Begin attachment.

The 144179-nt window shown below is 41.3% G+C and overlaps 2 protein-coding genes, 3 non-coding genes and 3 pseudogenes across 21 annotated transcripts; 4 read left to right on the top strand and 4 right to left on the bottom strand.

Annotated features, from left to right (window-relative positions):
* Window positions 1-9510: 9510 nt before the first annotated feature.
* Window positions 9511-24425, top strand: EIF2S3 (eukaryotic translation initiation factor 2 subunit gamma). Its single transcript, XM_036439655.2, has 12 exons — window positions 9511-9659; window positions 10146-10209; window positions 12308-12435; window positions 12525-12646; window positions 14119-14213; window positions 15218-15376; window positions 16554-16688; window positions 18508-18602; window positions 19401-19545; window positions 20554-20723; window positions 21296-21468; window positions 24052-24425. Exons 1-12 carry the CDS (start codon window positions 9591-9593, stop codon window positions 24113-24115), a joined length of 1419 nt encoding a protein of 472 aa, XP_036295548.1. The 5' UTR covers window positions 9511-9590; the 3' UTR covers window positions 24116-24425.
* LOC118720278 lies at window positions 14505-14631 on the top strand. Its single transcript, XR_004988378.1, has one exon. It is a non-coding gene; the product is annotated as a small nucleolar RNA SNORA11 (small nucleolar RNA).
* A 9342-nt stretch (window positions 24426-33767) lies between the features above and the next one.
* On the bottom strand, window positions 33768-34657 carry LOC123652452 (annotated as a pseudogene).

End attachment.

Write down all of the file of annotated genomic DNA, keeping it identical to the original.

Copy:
The 144179-nt window shown below is 41.3% G+C and overlaps 2 protein-coding genes, 3 non-coding genes and 3 pseudogenes across 21 annotated transcripts; 4 read left to right on the top strand and 4 right to left on the bottom strand.

Annotated features, from left to right (window-relative positions):
* Window positions 1-9510: 9510 nt before the first annotated feature.
* Window positions 9511-24425, top strand: EIF2S3 (eukaryotic translation initiation factor 2 subunit gamma). Its single transcript, XM_036439655.2, has 12 exons — window positions 9511-9659; window positions 10146-10209; window positions 12308-12435; window positions 12525-12646; window positions 14119-14213; window positions 15218-15376; window positions 16554-16688; window positions 18508-18602; window positions 19401-19545; window positions 20554-20723; window positions 21296-21468; window positions 24052-24425. Exons 1-12 carry the CDS (start codon window positions 9591-9593, stop codon window positions 24113-24115), a joined length of 1419 nt encoding a protein of 472 aa, XP_036295548.1. The 5' UTR covers window positions 9511-9590; the 3' UTR covers window positions 24116-24425.
* LOC118720278 lies at window positions 14505-14631 on the top strand. Its single transcript, XR_004988378.1, has one exon. It is a non-coding gene; the product is annotated as a small nucleolar RNA SNORA11 (small nucleolar RNA).
* A 9342-nt stretch (window positions 24426-33767) lies between the features above and the next one.
* On the bottom strand, window positions 33768-34657 carry LOC123652452 (annotated as a pseudogene).